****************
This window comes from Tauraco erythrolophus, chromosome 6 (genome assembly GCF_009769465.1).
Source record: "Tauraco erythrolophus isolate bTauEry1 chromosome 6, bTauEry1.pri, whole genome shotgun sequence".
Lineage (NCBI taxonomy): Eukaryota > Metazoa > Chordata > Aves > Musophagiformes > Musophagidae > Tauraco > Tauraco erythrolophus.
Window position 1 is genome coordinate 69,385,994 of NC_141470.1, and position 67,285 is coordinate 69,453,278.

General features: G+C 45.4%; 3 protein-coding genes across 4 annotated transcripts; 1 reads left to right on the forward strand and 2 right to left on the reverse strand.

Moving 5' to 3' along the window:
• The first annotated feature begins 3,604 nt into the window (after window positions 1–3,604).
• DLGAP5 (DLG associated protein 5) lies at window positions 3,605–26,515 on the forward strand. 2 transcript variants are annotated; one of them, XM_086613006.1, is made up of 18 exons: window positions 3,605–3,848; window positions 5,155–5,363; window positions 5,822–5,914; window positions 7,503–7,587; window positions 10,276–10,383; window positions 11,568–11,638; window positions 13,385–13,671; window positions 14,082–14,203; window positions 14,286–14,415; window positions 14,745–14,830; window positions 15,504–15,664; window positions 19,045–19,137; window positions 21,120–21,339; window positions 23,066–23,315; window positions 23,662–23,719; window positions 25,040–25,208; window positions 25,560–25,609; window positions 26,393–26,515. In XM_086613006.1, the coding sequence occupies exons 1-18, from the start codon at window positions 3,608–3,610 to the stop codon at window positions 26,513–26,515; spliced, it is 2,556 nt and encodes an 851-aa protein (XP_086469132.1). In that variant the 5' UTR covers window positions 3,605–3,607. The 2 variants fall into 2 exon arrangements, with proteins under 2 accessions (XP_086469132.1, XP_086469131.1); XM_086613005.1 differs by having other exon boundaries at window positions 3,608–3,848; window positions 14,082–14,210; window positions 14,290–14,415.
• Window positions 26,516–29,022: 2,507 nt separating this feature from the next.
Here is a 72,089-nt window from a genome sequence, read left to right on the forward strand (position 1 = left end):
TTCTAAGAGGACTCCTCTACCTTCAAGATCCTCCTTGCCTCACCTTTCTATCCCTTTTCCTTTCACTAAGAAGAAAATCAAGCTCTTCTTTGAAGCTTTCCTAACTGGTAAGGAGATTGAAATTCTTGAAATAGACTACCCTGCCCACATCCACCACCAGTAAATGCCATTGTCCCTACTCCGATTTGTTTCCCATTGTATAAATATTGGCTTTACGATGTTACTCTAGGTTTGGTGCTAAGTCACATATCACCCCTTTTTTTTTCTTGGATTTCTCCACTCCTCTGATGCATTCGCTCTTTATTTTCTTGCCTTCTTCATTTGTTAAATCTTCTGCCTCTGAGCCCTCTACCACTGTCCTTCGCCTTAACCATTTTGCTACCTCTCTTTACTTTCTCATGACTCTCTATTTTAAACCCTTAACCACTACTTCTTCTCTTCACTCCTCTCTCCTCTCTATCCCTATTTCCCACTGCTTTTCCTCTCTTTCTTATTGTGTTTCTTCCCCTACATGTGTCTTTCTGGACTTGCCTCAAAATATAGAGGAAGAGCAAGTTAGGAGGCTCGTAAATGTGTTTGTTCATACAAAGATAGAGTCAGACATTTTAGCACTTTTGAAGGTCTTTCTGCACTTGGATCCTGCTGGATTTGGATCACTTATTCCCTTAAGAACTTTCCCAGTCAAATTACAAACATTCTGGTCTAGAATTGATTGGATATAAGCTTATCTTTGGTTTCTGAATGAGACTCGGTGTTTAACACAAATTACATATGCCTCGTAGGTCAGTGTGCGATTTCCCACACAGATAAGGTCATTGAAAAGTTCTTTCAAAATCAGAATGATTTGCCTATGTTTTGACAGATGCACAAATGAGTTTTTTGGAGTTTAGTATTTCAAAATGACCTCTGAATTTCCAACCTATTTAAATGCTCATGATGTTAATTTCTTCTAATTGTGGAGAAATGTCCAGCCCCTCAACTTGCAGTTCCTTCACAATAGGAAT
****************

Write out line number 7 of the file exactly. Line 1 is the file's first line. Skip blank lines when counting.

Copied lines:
• The first annotated feature begins 3,604 nt into the window (after window positions 1–3,604).